I think Windows 10 is the best version so far. It has come such a long way since the early days of Windows 3.11 and I should know because I have been there every step of the way. One thing Microsoft still hasn’t gotten right is Windows Update. While Windows 10 has tamed it a little, it still has a long way to go. Today’s computer repair post tackles that very thing.
If you want to stop Windows 10 rebooting or starting on its own, you’re not alone. It is a common question we are asked in the store and is something that is way more difficult than it should be. That changes today. I’m going to show you how to stop Windows 10 rebooting itself and restarting again. I will also show you how to stop it turning itself on overnight too.
Stop Windows 10 rebooting after an update
The Windows 10 Anniversary Update gave us Active Hours where Windows would not automatically reboot during core hours but wait until afterwards. The trouble is, Windows would notify you about the impending reboot and then go quiet. It would then reboot itself outside those hours and there is now way to stop it. If you miss that notification for any reason, you’re stuck.
While great in theory, I have had a routine running on a Windows 10 computer that has gone outside of working hours. Rather than waiting for the routine to complete like a polite operating system would, Windows simply does its own thing and arbitrarily reboots when it is good and ready.
You can turn off that behavior though, here’s how.
- Navigate to Control Panel and Administrative Tools.
- Open Task Scheduler and navigate to Task Scheduler Library, Microsoft, Windows, UpdateOrchestrator.
- Select Reboot in the center pane, right click and Disable.
Now Windows 10 should not automatically reboot itself after an update. You will need to do it manually though so remember to do it otherwise the update won’t take. Once turned off, Windows Update will not remind you to reboot so if you don’t do it often, get into the habit of doing it at least once per week.
If you find Windows 10 rebooting itself again, revisit this setting. When there are significant updates to the operating system, it often turns such settings back on again.
Stop Windows 10 switching itself on overnight
If you use sleep or hibernate overnight instead of turning your computer off, you might be puzzled to find it running again when you get to it the next morning. This is another annoying behavior inherent in Windows but can also be other programs too.
Some programs will schedule their maintenance tasks for when you are not using your device. Like automatic reboots, that’s a great theory but doesn’t always work in practice. Then there is the Windows maintenance window which is a scheduled task that performs drive indexing and any antivirus or malware scans. The trouble is, once those tasks are completed, Windows doesn’t bother to turn your computer off again, potentially wasting power or battery for several hours.
Here’s how to stop it.
First let us see if it was system maintenance that woke up the computer.
- Open a CMD window as an administrator.
- Type ‘powercfg -lastwake’ and hit Enter. This should tell you what woke your computer up during the night. It might not even be system maintenance. If you see Maintenance Activator listed there, you know it has been waking your computer
- Type ‘powercfg -devicequery wake_armed’ to see what devices are allowed to wake your computer from sleep.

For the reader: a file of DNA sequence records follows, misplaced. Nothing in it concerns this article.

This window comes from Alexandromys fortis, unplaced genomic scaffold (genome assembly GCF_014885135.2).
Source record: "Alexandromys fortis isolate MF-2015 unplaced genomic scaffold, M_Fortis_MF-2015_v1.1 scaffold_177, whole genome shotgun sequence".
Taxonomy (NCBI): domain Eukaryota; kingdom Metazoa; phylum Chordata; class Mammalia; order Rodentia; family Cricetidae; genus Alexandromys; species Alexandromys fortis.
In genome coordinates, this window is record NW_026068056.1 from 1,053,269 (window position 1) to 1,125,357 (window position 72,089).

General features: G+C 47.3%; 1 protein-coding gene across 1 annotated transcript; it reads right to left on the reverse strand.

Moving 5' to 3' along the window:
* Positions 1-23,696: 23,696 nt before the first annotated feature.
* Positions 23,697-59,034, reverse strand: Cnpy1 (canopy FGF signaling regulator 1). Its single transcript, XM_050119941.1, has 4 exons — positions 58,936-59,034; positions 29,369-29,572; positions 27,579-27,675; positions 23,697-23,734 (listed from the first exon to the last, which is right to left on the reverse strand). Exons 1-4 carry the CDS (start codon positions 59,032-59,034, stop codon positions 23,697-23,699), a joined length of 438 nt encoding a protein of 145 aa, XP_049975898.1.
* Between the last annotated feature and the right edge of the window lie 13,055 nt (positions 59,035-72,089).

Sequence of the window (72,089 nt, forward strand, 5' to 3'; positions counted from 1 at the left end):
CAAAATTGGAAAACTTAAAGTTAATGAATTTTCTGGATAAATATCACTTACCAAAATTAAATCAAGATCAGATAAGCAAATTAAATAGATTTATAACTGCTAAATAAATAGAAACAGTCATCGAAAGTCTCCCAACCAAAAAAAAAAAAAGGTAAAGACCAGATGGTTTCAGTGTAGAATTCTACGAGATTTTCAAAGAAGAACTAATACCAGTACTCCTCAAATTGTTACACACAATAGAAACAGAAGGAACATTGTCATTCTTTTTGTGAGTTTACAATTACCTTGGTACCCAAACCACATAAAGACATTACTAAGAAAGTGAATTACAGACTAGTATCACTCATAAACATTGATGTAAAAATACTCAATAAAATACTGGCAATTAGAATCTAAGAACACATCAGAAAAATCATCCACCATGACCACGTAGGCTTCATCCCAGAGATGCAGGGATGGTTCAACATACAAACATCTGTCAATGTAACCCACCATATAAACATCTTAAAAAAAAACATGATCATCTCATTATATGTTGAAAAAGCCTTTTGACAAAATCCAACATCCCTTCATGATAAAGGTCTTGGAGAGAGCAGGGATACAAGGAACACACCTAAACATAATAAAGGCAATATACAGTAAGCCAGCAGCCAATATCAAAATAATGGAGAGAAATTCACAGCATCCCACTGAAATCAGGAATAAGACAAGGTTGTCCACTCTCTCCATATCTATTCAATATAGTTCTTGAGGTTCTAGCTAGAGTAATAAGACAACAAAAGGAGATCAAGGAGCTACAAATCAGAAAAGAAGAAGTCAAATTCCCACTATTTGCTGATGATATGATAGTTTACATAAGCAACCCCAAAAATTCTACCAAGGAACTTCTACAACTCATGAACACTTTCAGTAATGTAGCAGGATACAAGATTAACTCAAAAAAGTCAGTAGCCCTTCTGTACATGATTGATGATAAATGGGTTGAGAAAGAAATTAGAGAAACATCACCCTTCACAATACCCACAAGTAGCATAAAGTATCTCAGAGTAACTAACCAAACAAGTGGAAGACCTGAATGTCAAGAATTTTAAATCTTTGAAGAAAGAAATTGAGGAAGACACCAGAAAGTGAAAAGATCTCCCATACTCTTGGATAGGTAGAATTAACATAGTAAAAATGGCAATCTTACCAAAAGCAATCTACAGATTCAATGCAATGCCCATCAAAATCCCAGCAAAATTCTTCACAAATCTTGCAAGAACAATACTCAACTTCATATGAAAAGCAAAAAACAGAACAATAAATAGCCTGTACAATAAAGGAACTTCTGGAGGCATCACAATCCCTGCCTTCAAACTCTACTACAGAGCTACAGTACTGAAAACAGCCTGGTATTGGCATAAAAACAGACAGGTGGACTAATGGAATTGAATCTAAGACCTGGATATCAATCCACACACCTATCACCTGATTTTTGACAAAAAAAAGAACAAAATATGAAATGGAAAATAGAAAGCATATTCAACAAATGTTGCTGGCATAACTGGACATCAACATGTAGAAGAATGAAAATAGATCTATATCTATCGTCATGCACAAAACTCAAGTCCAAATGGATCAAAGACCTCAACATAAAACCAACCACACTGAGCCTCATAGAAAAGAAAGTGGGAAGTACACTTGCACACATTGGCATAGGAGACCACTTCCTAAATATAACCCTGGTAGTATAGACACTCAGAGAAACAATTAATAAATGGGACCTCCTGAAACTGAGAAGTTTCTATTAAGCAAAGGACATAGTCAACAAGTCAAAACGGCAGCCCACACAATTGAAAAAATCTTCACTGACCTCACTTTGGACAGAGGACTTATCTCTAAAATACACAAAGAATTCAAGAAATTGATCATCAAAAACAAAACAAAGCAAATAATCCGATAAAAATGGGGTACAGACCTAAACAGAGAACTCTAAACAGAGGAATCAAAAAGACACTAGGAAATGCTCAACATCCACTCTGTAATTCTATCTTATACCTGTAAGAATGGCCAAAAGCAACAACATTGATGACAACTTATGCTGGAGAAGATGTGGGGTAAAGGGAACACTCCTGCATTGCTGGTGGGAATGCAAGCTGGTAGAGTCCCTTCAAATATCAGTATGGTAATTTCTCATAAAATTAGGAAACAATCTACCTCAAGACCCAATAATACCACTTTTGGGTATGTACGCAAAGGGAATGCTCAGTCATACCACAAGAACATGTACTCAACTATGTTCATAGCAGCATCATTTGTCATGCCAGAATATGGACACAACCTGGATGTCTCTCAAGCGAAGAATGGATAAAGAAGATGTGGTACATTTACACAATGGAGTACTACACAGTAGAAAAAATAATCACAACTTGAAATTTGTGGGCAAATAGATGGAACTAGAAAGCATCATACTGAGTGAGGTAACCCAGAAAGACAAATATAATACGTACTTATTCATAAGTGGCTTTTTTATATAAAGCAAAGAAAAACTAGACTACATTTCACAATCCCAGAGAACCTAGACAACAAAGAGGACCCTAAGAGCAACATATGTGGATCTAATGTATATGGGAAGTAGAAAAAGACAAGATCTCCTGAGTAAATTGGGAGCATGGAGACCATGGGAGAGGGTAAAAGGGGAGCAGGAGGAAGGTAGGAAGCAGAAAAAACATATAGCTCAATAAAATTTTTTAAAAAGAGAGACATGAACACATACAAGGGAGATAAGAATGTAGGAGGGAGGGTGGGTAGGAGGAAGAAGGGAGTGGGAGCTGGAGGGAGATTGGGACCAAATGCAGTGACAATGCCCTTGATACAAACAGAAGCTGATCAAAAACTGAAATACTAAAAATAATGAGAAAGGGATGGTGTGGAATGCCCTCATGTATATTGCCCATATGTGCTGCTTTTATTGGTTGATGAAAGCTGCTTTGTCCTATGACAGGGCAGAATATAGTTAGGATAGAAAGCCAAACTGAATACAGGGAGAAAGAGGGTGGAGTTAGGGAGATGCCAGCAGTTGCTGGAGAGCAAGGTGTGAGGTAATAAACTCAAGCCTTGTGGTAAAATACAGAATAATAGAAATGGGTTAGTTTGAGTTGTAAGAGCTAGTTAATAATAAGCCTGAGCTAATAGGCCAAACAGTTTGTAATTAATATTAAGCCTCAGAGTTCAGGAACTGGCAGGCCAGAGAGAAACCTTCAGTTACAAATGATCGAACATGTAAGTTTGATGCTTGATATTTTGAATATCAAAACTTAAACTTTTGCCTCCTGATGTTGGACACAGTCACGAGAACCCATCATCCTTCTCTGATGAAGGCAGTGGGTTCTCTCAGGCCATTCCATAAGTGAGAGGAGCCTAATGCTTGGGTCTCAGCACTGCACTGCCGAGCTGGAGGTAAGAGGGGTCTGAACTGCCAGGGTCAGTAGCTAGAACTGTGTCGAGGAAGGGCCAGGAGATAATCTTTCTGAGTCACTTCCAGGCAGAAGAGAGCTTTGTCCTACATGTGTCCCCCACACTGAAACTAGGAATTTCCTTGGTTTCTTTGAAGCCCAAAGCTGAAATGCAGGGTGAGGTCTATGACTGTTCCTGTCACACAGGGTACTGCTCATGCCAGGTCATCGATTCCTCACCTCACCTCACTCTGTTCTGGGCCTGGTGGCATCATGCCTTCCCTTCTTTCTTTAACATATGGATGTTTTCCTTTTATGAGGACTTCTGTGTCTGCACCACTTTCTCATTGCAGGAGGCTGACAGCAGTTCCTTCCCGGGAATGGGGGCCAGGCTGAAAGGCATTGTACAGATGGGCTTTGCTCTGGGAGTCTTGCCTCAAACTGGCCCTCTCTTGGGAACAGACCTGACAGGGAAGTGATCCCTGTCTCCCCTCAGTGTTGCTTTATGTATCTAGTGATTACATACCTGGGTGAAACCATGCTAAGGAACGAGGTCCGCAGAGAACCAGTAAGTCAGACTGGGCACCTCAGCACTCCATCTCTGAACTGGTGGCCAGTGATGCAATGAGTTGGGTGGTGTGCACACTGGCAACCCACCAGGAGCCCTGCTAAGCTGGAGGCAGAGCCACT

Here’s how to stop Maintenance Activator waking your computer up at night.
- Go to Control Panel, System and Security and Power Options.
- Select Edit Plan Settings next to the active power plan.
- Navigate to Sleep and select Allow wake timers.
- Change the setting to Disable.
- Go back to Control Panel, System and Security and select Security and Maintenance.
- Select Maintenance and select Change maintenance settings by Automatic Maintenance.
- Uncheck the box next to ‘Allow scheduled maintenance to wake up my computer at the scheduled time’.
- Select OK to confirm.
Now your computer should not wake from sleep at 3am each night or randomly.
Control what can wake your computer
Most computer repair specialists will restrict the wake_armed to a single device to be able to take the computer from sleep. I use the keyboard and just hit the space bar when I need to wake my computer. If you want to control what devices wake your computer, do this:
- Open a CMD window as an administrator.
- Check the list under wake_armed.
- Open Device Manager and navigate to a device mentioned above. For example, if your network card is mentioned in wake_armed, it means a Magic Packet could wake it from sleep.
- Right click the device mentioned and select Properties.
- Select the Power Management tab and deselect anything that mentioned wake.
- Work through the list disabling wake. Make sure to leave one device enabled though otherwise you won’t be able to wake your computer!
As mentioned, I allow only my keyboard to wake my computer. That way, if I jog my mouse or someone sends the computer something during the night, nothing happens.
Controlling what wakes your computer and when may seem like a minor thing but it is something that many Windows owners concern themselves with. Our computer repair guys are always being asked to turn off these ‘helpful’ features on Windows machines and that will likely not change anytime soon.
Until Microsoft decide to make Windows 10 less intrusive and design it more around how we use it rather than how they want us to use it, these types of tweaks will always be necessary. At least now you can configure it yourself. If you would prefer the computer repair team here at Dave’s Computers to do it for you, bring it to our Hillsborough store and we’ll take care of everything.
Do you have any computer repair questions you would like us to tackle? Email us or add a comment and we will do our best to answer.